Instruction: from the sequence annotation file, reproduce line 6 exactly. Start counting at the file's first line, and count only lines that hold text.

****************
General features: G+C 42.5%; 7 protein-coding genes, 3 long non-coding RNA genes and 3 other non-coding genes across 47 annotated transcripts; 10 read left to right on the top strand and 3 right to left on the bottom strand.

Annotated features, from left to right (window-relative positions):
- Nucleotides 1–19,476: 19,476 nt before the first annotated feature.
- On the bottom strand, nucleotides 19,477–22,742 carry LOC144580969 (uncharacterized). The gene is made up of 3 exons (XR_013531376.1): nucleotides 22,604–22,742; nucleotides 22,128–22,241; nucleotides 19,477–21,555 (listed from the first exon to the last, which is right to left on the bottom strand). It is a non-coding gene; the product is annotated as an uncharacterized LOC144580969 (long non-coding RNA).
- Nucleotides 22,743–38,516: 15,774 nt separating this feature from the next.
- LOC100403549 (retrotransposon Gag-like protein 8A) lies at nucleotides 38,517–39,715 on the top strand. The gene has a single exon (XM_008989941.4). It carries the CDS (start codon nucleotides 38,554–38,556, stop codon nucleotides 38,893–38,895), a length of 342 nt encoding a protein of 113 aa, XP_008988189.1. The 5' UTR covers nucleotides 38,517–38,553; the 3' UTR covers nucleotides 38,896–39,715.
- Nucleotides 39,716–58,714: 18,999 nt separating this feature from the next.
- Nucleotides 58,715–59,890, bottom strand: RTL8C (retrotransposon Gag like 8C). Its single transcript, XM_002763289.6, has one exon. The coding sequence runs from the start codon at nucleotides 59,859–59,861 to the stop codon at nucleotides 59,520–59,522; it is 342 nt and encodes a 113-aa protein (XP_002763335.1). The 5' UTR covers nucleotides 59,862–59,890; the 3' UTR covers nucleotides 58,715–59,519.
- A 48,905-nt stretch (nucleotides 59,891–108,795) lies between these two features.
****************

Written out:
- LOC100403549 (retrotransposon Gag-like protein 8A) lies at nucleotides 38,517–39,715 on the top strand. The gene has a single exon (XM_008989941.4). It carries the CDS (start codon nucleotides 38,554–38,556, stop codon nucleotides 38,893–38,895), a length of 342 nt encoding a protein of 113 aa, XP_008988189.1. The 5' UTR covers nucleotides 38,517–38,553; the 3' UTR covers nucleotides 38,896–39,715.